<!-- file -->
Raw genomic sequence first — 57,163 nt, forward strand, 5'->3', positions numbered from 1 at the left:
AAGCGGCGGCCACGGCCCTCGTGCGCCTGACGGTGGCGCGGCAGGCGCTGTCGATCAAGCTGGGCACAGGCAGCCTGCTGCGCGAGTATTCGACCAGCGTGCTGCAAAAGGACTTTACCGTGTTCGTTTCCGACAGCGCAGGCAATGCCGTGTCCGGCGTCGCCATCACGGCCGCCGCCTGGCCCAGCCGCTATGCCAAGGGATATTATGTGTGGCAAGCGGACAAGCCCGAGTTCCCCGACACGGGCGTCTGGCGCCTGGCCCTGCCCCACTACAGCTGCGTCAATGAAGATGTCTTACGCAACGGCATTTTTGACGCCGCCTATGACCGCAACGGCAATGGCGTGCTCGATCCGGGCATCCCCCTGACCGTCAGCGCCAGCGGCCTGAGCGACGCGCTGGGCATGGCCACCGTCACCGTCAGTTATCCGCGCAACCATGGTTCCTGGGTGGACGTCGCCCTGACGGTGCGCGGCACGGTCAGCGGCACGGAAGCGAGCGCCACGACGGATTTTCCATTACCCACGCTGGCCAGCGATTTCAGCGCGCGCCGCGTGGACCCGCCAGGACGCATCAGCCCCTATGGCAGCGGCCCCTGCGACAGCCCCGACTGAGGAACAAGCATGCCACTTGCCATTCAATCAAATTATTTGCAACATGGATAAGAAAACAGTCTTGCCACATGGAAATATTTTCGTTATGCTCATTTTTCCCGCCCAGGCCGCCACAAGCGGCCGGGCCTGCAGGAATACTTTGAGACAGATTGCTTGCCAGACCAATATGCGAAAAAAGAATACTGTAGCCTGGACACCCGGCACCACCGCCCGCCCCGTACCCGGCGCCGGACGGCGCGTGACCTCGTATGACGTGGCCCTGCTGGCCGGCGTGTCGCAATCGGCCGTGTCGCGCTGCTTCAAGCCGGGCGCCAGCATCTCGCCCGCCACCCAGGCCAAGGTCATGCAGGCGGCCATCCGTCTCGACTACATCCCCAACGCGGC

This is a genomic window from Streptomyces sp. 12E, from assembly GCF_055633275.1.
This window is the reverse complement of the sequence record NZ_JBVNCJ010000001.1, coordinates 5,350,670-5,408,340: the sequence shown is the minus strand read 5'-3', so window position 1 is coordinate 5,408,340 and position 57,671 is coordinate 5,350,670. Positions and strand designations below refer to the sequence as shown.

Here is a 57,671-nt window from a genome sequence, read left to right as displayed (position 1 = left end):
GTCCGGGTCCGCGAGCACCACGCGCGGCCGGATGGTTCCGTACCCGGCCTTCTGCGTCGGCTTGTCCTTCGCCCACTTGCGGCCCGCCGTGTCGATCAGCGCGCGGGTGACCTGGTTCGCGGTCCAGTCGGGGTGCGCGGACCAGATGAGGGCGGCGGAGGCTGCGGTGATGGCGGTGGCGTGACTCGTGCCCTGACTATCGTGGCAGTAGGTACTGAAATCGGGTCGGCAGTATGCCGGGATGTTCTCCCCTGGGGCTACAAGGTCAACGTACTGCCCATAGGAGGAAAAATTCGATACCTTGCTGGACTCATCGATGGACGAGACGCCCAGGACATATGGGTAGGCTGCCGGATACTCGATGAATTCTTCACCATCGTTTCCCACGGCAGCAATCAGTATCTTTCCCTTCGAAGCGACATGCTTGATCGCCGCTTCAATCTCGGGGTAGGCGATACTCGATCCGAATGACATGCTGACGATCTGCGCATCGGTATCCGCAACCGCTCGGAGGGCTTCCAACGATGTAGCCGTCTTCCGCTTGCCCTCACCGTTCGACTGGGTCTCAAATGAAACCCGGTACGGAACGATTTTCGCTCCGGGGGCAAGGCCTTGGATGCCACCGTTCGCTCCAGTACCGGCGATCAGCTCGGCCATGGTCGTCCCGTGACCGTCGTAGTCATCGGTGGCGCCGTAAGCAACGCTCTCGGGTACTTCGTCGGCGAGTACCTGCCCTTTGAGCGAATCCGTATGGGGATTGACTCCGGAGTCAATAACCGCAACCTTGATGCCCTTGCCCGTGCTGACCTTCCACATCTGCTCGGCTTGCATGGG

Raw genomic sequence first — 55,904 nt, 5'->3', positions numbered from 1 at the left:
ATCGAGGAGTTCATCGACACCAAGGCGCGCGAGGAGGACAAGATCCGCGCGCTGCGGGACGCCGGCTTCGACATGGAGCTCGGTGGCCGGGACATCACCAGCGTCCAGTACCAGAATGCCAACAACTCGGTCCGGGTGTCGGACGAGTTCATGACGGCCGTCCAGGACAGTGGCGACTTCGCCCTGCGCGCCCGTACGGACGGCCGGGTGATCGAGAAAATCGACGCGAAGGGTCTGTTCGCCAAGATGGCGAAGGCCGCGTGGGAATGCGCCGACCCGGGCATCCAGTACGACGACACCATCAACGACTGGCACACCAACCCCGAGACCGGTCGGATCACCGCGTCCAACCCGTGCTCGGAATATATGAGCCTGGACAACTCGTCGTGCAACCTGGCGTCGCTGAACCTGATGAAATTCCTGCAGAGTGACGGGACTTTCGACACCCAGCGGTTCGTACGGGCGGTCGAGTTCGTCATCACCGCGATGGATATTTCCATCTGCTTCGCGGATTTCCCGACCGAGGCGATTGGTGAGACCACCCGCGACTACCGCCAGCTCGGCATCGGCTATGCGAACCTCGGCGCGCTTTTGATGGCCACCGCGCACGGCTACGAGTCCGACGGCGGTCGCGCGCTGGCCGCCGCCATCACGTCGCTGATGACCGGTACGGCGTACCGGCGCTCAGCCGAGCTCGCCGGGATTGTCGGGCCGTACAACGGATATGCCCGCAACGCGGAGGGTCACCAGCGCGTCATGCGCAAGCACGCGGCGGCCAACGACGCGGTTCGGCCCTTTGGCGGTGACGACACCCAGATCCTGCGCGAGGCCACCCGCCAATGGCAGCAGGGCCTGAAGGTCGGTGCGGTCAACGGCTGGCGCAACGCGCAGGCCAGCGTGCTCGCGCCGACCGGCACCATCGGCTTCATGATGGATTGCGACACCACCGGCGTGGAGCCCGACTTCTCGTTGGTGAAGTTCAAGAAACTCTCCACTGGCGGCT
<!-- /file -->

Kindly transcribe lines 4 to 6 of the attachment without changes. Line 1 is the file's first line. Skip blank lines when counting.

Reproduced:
This window is the reverse complement of the sequence record NZ_JBVNCJ010000001.1, coordinates 5,350,670-5,408,340: the sequence shown is the minus strand read 5'-3', so window position 1 is coordinate 5,408,340 and position 57,671 is coordinate 5,350,670. Positions and strand designations below refer to the sequence as shown.

Here is a 57,671-nt window from a genome sequence, read left to right as displayed (position 1 = left end):
GTCCGGGTCCGCGAGCACCACGCGCGGCCGGATGGTTCCGTACCCGGCCTTCTGCGTCGGCTTGTCCTTCGCCCACTTGCGGCCCGCCGTGTCGATCAGCGCGCGGGTGACCTGGTTCGCGGTCCAGTCGGGGTGCGCGGACCAGATGAGGGCGGCGGAGGCTGCGGTGATGGCGGTGGCGTGACTCGTGCCCTGACTATCGTGGCAGTAGGTACTGAAATCGGGTCGGCAGTATGCCGGGATGTTCTCCCCTGGGGCTACAAGGTCAACGTACTGCCCATAGGAGGAAAAATTCGATACCTTGCTGGACTCATCGATGGACGAGACGCCCAGGACATATGGGTAGGCTGCCGGATACTCGATGAATTCTTCACCATCGTTTCCCACGGCAGCAATCAGTATCTTTCCCTTCGAAGCGACATGCTTGATCGCCGCTTCAATCTCGGGGTAGGCGATACTCGATCCGAATGACATGCTGACGATCTGCGCATCGGTATCCGCAACCGCTCGGAGGGCTTCCAACGATGTAGCCGTCTTCCGCTTGCCCTCACCGTTCGACTGGGTCTCAAATGAAACCCGGTACGGAACGATTTTCGCTCCGGGGGCAAGGCCTTGGATGCCACCGTTCGCTCCAGTACCGGCGATCAGCTCGGCCATGGTCGTCCCGTGACCGTCGTAGTCATCGGTGGCGCCGTAAGCAACGCTCTCGGGTACTTCGTCGGCGAGTACCTGCCCTTTGAGCGAATCCGTATGGGGATTGACTCCGGAGTCAATAACCGCAACCTTGATGCCCTTGCCCGTGCTGACCTTCCACATCTGCTCGGCTTGCATGGG